When he walks into prison today, impeached Illinois Gov. Rod Blagojevich will undergo a full-body strip search and hand over his personal belongings, save for his wedding ring. The man with a taste for fine Oxxford-label suits will be given khaki prison garb and boots.
Then, he will become Inmate No. 40892-424.
The one-time golden boy of Illinois politics with a penchant for television cameras is expected to report to a Colorado prison by 2 p.m. to begin his 14-year prison term on corruption charges, marking the state’s second governor in a row to be sent to prison for corruption.
Jurors convicted Blagojevich on 18 counts, including charges that he tried to sell or trade President Barack Obama’s old U.S. Senate seat. FBI wiretaps revealed a fouled-mouth Blagojevich describing the opportunity to exchange an appointment to the seat for campaign cash or a top job as “f——— golden.”
The famously talkative Democrat embraced the public spotlight one last time Wednesday evening, seeming to relish the attention of reporters’ microphones and hovering television helicopters as he expressed faith he would successfully appeal his convictions. The one-time reality show contestant claimed he always believed what he did while governor was legal.
“While my faith in things has sometimes been challenged, I still believe this is America, this is a country that is governed by the rule of law, that the truth ultimately will prevail,” Blagojevich told the crowd outside his Chicago home. “As bad as it is, (this) is the beginning of another part of a long and hard journey that will only get worse before it gets better, but ... this is not over.”
The 55-year-old married father requested the Federal Correctional Institution Englewood in suburban Denver. Although a minimum-security facility, it looks every bit a prison: stone buildings are institutional beige, the grounds encircled by high razor-wire fencing. Blagojevich, leaving behind his wife and two daughters in the family’s spacious Chicago home, will share a cell the size of a large, walk-in closet with up to three inmates.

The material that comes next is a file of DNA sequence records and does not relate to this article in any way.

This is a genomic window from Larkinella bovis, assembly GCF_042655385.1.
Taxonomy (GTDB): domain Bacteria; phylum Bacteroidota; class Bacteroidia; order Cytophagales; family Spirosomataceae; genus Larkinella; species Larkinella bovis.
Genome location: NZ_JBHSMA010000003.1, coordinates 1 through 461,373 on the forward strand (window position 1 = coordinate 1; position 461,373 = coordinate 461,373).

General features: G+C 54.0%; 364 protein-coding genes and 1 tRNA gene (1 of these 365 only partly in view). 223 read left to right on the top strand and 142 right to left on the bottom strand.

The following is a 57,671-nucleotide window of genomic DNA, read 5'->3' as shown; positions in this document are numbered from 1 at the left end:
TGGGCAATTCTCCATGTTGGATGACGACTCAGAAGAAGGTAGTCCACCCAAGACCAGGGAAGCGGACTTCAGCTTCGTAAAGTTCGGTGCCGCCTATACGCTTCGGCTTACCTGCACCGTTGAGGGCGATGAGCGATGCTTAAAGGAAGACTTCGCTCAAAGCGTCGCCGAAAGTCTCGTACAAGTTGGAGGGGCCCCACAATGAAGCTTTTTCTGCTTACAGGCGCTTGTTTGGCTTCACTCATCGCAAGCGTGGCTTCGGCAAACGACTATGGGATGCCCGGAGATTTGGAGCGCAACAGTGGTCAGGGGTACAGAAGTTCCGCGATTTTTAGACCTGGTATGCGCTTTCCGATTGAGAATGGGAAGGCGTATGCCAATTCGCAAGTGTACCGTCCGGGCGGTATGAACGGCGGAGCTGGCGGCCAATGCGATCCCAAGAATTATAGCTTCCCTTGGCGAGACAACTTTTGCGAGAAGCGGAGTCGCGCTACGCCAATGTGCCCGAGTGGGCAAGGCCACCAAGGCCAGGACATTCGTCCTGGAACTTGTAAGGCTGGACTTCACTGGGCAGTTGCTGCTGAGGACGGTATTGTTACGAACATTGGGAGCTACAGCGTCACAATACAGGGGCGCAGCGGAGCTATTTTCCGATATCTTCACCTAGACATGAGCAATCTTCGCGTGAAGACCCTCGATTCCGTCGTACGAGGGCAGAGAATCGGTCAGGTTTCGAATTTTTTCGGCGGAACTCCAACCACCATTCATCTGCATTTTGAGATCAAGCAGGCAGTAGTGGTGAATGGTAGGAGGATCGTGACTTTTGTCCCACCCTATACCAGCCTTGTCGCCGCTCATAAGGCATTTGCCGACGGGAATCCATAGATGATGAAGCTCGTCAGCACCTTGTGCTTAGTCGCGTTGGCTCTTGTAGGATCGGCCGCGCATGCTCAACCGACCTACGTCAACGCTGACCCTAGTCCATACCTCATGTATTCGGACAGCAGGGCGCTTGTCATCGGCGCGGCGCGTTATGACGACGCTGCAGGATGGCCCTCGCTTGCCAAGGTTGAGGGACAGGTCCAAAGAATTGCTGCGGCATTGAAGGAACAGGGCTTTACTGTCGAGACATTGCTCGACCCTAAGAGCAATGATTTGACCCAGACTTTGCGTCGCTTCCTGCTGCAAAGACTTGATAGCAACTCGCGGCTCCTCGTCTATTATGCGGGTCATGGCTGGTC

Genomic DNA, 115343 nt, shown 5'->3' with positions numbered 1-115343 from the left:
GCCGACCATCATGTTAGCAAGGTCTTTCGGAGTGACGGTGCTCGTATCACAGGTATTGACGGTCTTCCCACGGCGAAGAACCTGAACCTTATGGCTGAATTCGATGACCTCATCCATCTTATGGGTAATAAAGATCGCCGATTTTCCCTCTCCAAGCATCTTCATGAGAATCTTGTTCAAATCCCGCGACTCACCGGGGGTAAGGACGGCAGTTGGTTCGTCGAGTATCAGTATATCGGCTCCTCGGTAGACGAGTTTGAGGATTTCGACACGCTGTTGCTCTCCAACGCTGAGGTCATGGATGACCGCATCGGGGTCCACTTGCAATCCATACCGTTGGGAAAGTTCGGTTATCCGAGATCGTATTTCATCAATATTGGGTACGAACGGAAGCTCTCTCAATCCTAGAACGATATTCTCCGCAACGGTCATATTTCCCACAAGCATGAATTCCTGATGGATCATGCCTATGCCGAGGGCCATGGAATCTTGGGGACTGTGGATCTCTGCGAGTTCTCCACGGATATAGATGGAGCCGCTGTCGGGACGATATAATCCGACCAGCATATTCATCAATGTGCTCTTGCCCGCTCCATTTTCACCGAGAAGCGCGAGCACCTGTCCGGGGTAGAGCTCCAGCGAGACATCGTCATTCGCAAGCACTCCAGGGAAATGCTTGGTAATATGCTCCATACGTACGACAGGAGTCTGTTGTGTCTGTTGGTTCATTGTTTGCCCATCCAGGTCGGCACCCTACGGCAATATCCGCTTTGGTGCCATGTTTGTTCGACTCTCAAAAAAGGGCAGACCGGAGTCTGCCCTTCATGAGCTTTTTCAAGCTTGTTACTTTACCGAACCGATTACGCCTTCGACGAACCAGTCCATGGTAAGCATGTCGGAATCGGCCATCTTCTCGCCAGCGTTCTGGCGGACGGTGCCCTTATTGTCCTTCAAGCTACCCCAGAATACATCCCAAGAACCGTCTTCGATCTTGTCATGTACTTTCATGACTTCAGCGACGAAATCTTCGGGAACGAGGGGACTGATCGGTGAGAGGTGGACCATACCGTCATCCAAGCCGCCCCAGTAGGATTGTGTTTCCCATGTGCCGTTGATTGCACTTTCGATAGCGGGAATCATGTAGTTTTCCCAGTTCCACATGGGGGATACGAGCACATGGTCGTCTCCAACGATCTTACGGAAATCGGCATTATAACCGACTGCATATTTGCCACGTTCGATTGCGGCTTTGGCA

The prison has a few other high-profile inmates, including Jeff Skilling, the former CEO and president of Enron who is serving a 24-year sentence for fraud and other crimes. But most of the facility’s nearly 1,000 inmates are there for drug offences, and some could be in for violent crimes including murder, said U.S. Bureau of Prisons spokesman Chris Burke.
Inside, Blagojevich’s life will be strictly regimented. The impeached governor — who was heard on the FBI wiretaps scoffing at the idea of earning a low six-figure salary — will work a menial prison job, possibly cleaning bathrooms or doing landscape work, starting at 12 cents an hour.
Guards take a half dozen head counts a day, including several overnight, and Blagojevich will be told what to do rather than give orders to sycophant aides, as he did while Illinois’ top executive.
“He’s going to be doing a lot of, ‘yes sir’ and ‘no sir,’” said Jim Laski, a former Chicago city clerk sentenced to two years in prison for corruption in 2006. “It’s a humbling, humiliating experience. But you have to take it.”
Blagojevich’s fame outside won’t do him any good inside, explained Jim Marcus, a Chicago-based defense attorney and former prosecutor.
“You say you were once the governor of Illinois — no one gives hoot,” Marcus said. “Prisoners are going to say, ‘You’re in the same boat as me, pal. Now go clean the toilettes.’”
Perhaps some good news for Blagojevich is that he won’t have to shave off his trademark thick hair, though maintenance may pose challenges. Hair dryers, for instance, are prohibited.
To cope in prison, ex-cons say, Blagojevich must master unwritten prison codes. Among them: Never gaze at other inmates for longer than a second or two, least they take the stares as a sign of aggression.
“Above all, remember that the normal rules of the outside world simply don’t apply any longer,” according to an entry on the WikiHow website written by former federal inmates. “When you’re in prison, you’re living on a different planet.”
But the most difficult change undoubtedly will be living without his wife, Patti, and their daughters, 15-year-old Amy and 8-year-old Anne. In prison, his contact with them will be limited to a few times a month and, when they do see each other, Blagojevich will be able to hug and kiss them once at the start of the visit and once at the end.
On all the other days he’ll have another fight: boredom.
Under federal rules, inmates must serve at least 85 percent of their terms before becoming eligible for early release. That’s nearly 12 years for Blagojevich, though his term could be reduced if he successfully enters a substance-abuse rehabilitation program, which his lawyers requested and the sentencing judge recommended without explanation.
He could read or play pool in a game room. The avid runner could jog, but only on a prison track for the limited time he’s allowed into the main yard. Internet access is prohibited, as are cellphones.
“After the initial fear of the first days, boredom is the main enemy,” said Marcus, the defense attorney.